L’Académie de Paris chancellor of universities displays both thoroughness and grounding as he stakes out the contours of his American genealogical culture into four distinct periods, with successive dominant meanings and touchstones. The pre-revolutionary experience was caught up with social status, with a “desire to become part of a transatlantic imperial establishment,” a moral and religious exemplarity that manifested itself in ancestral portraits, gravestones and family silver. But this old-regime mindset was radically eclipsed after the revolution; it was too much at odds with “postrevolutionary America’s future-oriented egalitarianism.” Antebellum America democratized the practice of genealogy, taking its cues from the growing significance of the family, the nascent shaping of a national tradition, and the urge for self-knowledge and stability, as seen particularly in the African-American community. Weil then shifts to the years following the Civil War, when blacks sought to reunite their families and whites sought to heal the country’s wounds via nationalism and ancestry, but “at the expense of racial equality.” During the middle of the 20th century, the interest in genealogy was fueled by the Atomic Age and its attendant anxiety and fears for our collective memory, underscored later by the publication of Roots, and “black America’s demands about identity, the past, Africa, and slavery.” America’s obsession with racial categories was tailor-made for interest in heredity, which has led to eugenics. The last few decades have also witnessed a flowering of genealogical societies and an explosion of profitable genealogical businesses, with both legitimate practitioners and hucksters cashing in.
Weil convincingly delineates the fact that origins matter; they fill many needs, from the noble to the nasty.
Privately published by Strunk of Cornell in 1918 and revised by his student E. B. White in 1959, that "little book" is back again with more White updatings.
Stricter than, say, Bergen Evans or W3 ("disinterested" means impartial — period), Strunk is in the last analysis (whoops — "A bankrupt expression") a unique guide (which means "without like or equal").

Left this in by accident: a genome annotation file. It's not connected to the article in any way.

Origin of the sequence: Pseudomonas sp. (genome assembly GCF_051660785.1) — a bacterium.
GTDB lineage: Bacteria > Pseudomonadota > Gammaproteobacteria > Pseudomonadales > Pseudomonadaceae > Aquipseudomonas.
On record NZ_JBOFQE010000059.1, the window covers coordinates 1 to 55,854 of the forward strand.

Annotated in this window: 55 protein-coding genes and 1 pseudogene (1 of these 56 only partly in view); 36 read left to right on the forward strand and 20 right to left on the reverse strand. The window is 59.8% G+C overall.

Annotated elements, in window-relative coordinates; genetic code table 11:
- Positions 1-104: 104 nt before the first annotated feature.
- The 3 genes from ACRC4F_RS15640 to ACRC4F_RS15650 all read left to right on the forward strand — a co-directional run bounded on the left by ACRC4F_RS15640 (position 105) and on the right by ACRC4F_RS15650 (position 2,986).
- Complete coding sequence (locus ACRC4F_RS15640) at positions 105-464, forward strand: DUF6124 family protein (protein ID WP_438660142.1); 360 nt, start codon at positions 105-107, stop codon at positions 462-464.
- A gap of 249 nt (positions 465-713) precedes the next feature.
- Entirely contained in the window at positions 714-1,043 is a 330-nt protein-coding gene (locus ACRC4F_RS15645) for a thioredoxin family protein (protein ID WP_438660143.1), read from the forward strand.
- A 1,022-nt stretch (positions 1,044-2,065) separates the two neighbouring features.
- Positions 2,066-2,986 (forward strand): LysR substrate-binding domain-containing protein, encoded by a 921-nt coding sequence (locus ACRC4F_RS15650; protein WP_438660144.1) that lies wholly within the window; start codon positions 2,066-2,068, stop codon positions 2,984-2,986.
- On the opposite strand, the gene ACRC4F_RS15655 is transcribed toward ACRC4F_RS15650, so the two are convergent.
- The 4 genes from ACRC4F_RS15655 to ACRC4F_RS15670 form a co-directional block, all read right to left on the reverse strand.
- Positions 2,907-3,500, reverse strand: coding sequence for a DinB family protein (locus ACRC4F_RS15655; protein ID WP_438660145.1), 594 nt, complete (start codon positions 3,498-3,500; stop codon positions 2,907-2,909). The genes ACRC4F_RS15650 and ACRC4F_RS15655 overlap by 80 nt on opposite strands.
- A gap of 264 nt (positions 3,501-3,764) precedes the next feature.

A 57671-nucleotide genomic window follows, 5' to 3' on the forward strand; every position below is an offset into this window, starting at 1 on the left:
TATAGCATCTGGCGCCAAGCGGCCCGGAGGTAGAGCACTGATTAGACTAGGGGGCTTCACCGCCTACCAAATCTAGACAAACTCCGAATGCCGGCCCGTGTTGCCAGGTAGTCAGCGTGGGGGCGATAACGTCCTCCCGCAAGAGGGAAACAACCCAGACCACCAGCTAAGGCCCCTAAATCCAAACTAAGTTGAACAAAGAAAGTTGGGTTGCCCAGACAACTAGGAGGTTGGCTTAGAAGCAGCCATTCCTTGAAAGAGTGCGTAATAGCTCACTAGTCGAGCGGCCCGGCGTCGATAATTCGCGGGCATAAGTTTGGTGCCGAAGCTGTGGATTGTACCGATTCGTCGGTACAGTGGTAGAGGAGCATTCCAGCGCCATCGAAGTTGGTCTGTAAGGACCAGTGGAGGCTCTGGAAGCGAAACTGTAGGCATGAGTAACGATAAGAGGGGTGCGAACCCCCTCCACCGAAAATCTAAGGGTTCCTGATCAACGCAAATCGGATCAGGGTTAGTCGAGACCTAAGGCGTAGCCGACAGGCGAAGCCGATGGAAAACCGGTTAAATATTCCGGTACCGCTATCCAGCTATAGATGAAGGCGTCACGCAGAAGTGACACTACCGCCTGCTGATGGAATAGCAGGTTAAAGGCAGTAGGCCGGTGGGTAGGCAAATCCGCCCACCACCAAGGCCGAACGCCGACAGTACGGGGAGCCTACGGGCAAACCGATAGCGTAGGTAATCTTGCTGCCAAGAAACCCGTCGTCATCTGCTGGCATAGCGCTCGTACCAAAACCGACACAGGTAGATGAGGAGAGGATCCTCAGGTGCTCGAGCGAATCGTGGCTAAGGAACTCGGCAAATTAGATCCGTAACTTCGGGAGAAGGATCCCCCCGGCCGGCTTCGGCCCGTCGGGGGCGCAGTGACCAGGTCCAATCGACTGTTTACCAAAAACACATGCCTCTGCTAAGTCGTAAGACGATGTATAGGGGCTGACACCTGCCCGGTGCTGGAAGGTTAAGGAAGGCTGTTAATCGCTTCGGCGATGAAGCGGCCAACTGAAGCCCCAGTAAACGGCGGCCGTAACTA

Noted jazz and pop record producer Thiele offers a chatty autobiography. Aided by record-business colleague Golden, Thiele traces his career from his start as a ``pubescent, novice jazz record producer'' in the 1940s through the '50s, when he headed Coral, Dot, and Roulette Records, and the '60s, when he worked for ABC and ran the famous Impulse! jazz label. At Coral, Thiele championed the work of ``hillbilly'' singer Buddy Holly, although the only sessions he produced with Holly were marred by saccharine strings. The producer specialized in more mainstream popsters like the irrepressibly perky Teresa Brewer (who later became his fourth wife) and the bubble-machine muzak-meister Lawrence Welk. At Dot, Thiele was instrumental in recording Jack Kerouac's famous beat- generation ramblings to jazz accompaniment (recordings that Dot's president found ``pornographic''), while also overseeing a steady stream of pop hits. He then moved to the Mafia-controlled Roulette label, where he observed the ``silk-suited, pinky-ringed'' entourage who frequented the label's offices. Incredibly, however, Thiele remembers the famously hard-nosed Morris Levy, who ran the label and was eventually convicted of extortion, as ``one of the kindest, most warm-hearted, and classiest music men I have ever known.'' At ABC/Impulse!, Thiele oversaw the classic recordings of John Coltrane, although he is the first to admit that Coltrane essentially produced his own sessions. Like many producers of the day, Thiele participated in the ownership of publishing rights to some of the songs he recorded; he makes no apology for this practice, which he calls ``entirely appropriate and without any ethical conflicts.'' A pleasant, if not exactly riveting, memoir that will be of most interest to those with a thirst for cocktail-hour stories of the record biz. (25 halftones, not seen)